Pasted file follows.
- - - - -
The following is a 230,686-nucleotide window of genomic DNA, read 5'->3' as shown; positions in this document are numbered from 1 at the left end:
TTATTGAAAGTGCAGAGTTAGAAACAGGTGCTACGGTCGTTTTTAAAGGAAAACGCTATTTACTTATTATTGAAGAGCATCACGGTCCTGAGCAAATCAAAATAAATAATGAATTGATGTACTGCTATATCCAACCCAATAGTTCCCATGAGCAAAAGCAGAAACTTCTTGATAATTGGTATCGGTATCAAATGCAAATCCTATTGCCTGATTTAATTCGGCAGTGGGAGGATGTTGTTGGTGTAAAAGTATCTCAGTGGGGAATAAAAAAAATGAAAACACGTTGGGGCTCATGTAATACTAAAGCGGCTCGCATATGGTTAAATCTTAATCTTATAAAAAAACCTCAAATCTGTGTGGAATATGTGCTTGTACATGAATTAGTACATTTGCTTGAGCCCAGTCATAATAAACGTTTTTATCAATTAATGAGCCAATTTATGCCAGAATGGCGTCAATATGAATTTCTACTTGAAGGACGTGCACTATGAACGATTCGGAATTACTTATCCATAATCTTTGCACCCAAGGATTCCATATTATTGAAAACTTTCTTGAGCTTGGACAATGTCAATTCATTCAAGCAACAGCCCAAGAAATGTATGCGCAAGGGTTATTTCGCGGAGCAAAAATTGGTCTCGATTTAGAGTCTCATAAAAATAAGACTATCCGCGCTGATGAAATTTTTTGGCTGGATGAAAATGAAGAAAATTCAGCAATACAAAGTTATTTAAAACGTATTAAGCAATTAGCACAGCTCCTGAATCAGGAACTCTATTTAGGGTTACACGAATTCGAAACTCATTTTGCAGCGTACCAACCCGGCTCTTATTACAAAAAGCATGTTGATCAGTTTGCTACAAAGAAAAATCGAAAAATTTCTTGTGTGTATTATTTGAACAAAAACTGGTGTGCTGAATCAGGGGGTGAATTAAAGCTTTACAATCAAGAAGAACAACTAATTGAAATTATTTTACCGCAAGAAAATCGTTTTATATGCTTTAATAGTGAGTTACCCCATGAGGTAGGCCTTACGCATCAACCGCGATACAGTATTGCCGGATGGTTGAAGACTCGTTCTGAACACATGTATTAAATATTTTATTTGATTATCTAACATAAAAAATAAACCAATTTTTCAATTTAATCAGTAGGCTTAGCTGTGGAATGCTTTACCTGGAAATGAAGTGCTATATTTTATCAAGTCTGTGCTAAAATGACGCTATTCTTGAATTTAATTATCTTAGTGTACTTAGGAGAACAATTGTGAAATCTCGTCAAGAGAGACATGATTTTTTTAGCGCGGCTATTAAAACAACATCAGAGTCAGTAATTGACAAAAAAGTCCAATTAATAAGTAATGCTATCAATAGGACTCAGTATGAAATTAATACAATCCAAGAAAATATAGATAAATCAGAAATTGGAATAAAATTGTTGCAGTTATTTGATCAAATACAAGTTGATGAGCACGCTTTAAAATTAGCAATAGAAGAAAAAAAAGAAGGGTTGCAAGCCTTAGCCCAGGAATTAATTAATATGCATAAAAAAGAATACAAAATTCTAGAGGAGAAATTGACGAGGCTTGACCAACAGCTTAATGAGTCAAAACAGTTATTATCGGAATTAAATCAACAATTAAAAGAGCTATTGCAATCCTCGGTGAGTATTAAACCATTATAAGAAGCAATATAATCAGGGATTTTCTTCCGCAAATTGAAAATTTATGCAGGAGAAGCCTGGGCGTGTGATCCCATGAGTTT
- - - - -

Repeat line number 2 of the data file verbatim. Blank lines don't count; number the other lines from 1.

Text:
TTATTGAAAGTGCAGAGTTAGAAACAGGTGCTACGGTCGTTTTTAAAGGAAAACGCTATTTACTTATTATTGAAGAGCATCACGGTCCTGAGCAAATCAAAATAAATAATGAATTGATGTACTGCTATATCCAACCCAATAGTTCCCATGAGCAAAAGCAGAAACTTCTTGATAATTGGTATCGGTATCAAATGCAAATCCTATTGCCTGATTTAATTCGGCAGTGGGAGGATGTTGTTGGTGTAAAAGTATCTCAGTGGGGAATAAAAAAAATGAAAACACGTTGGGGCTCATGTAATACTAAAGCGGCTCGCATATGGTTAAATCTTAATCTTATAAAAAAACCTCAAATCTGTGTGGAATATGTGCTTGTACATGAATTAGTACATTTGCTTGAGCCCAGTCATAATAAACGTTTTTATCAATTAATGAGCCAATTTATGCCAGAATGGCGTCAATATGAATTTCTACTTGAAGGACGTGCACTATGAACGATTCGGAATTACTTATCCATAATCTTTGCACCCAAGGATTCCATATTATTGAAAACTTTCTTGAGCTTGGACAATGTCAATTCATTCAAGCAACAGCCCAAGAAATGTATGCGCAAGGGTTATTTCGCGGAGCAAAAATTGGTCTCGATTTAGAGTCTCATAAAAATAAGACTATCCGCGCTGATGAAATTTTTTGGCTGGATGAAAATGAAGAAAATTCAGCAATACAAAGTTATTTAAAACGTATTAAGCAATTAGCACAGCTCCTGAATCAGGAACTCTATTTAGGGTTACACGAATTCGAAACTCATTTTGCAGCGTACCAACCCGGCTCTTATTACAAAAAGCATGTTGATCAGTTTGCTACAAAGAAAAATCGAAAAATTTCTTGTGTGTATTATTTGAACAAAAACTGGTGTGCTGAATCAGGGGGTGAATTAAAGCTTTACAATCAAGAAGAACAACTAATTGAAATTATTTTACCGCAAGAAAATCGTTTTATATGCTTTAATAGTGAGTTACCCCATGAGGTAGGCCTTACGCATCAACCGCGATACAGTATTGCCGGATGGTTGAAGACTCGTTCTGAACACATGTATTAAATATTTTATTTGATTATCTAACATAAAAAATAAACCAATTTTTCAATTTAATCAGTAGGCTTAGCTGTGGAATGCTTTACCTGGAAATGAAGTGCTATATTTTATCAAGTCTGTGCTAAAATGACGCTATTCTTGAATTTAATTATCTTAGTGTACTTAGGAGAACAATTGTGAAATCTCGTCAAGAGAGACATGATTTTTTTAGCGCGGCTATTAAAACAACATCAGAGTCAGTAATTGACAAAAAAGTCCAATTAATAAGTAATGCTATCAATAGGACTCAGTATGAAATTAATACAATCCAAGAAAATATAGATAAATCAGAAATTGGAATAAAATTGTTGCAGTTATTTGATCAAATACAAGTTGATGAGCACGCTTTAAAATTAGCAATAGAAGAAAAAAAAGAAGGGTTGCAAGCCTTAGCCCAGGAATTAATTAATATGCATAAAAAAGAATACAAAATTCTAGAGGAGAAATTGACGAGGCTTGACCAACAGCTTAATGAGTCAAAACAGTTATTATCGGAATTAAATCAACAATTAAAAGAGCTATTGCAATCCTCGGTGAGTATTAAACCATTATAAGAAGCAATATAATCAGGGATTTTCTTCCGCAAATTGAAAATTTATGCAGGAGAAGCCTGGGCGTGTGATCCCATGAGTTT